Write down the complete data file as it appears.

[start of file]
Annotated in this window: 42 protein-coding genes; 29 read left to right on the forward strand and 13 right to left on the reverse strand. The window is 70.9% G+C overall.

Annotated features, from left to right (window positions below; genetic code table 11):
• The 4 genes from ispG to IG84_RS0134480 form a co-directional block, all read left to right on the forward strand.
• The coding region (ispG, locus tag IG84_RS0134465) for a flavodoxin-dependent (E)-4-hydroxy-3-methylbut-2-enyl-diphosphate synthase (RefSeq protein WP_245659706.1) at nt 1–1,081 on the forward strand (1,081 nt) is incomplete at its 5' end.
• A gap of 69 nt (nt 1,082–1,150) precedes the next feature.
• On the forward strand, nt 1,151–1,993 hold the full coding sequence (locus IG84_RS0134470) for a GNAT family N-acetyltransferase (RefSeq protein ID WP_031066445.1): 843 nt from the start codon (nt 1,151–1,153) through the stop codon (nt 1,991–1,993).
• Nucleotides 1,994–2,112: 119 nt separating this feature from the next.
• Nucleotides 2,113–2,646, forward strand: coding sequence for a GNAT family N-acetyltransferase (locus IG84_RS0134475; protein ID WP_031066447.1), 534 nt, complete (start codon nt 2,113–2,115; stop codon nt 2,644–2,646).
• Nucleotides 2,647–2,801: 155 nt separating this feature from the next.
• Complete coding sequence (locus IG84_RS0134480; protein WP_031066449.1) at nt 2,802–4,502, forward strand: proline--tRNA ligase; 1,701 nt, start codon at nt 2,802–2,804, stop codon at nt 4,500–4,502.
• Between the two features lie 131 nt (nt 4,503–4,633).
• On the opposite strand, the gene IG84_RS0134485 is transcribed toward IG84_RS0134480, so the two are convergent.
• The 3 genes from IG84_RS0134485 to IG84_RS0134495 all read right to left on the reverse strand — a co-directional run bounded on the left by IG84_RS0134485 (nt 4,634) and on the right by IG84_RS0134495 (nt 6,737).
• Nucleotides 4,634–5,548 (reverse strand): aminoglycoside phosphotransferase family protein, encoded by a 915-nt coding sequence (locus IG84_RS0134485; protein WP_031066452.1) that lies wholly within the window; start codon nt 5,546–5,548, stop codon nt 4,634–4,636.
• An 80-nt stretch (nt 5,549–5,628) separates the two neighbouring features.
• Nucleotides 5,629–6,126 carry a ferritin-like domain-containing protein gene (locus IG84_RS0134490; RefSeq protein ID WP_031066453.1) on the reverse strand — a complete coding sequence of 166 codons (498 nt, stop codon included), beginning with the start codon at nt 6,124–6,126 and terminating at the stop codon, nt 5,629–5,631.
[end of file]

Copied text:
Annotated in this window: 42 protein-coding genes; 29 read left to right on the forward strand and 13 right to left on the reverse strand. The window is 70.9% G+C overall.

Annotated features, from left to right (window positions below; genetic code table 11):
• The 4 genes from ispG to IG84_RS0134480 form a co-directional block, all read left to right on the forward strand.
• The coding region (ispG, locus tag IG84_RS0134465) for a flavodoxin-dependent (E)-4-hydroxy-3-methylbut-2-enyl-diphosphate synthase (RefSeq protein WP_245659706.1) at nt 1–1,081 on the forward strand (1,081 nt) is incomplete at its 5' end.
• A gap of 69 nt (nt 1,082–1,150) precedes the next feature.
• On the forward strand, nt 1,151–1,993 hold the full coding sequence (locus IG84_RS0134470) for a GNAT family N-acetyltransferase (RefSeq protein ID WP_031066445.1): 843 nt from the start codon (nt 1,151–1,153) through the stop codon (nt 1,991–1,993).
• Nucleotides 1,994–2,112: 119 nt separating this feature from the next.
• Nucleotides 2,113–2,646, forward strand: coding sequence for a GNAT family N-acetyltransferase (locus IG84_RS0134475; protein ID WP_031066447.1), 534 nt, complete (start codon nt 2,113–2,115; stop codon nt 2,644–2,646).
• Nucleotides 2,647–2,801: 155 nt separating this feature from the next.
• Complete coding sequence (locus IG84_RS0134480; protein WP_031066449.1) at nt 2,802–4,502, forward strand: proline--tRNA ligase; 1,701 nt, start codon at nt 2,802–2,804, stop codon at nt 4,500–4,502.
• Between the two features lie 131 nt (nt 4,503–4,633).
• On the opposite strand, the gene IG84_RS0134485 is transcribed toward IG84_RS0134480, so the two are convergent.
• The 3 genes from IG84_RS0134485 to IG84_RS0134495 all read right to left on the reverse strand — a co-directional run bounded on the left by IG84_RS0134485 (nt 4,634) and on the right by IG84_RS0134495 (nt 6,737).
• Nucleotides 4,634–5,548 (reverse strand): aminoglycoside phosphotransferase family protein, encoded by a 915-nt coding sequence (locus IG84_RS0134485; protein WP_031066452.1) that lies wholly within the window; start codon nt 5,546–5,548, stop codon nt 4,634–4,636.
• An 80-nt stretch (nt 5,549–5,628) separates the two neighbouring features.
• Nucleotides 5,629–6,126 carry a ferritin-like domain-containing protein gene (locus IG84_RS0134490; RefSeq protein ID WP_031066453.1) on the reverse strand — a complete coding sequence of 166 codons (498 nt, stop codon included), beginning with the start codon at nt 6,124–6,126 and terminating at the stop codon, nt 5,629–5,631.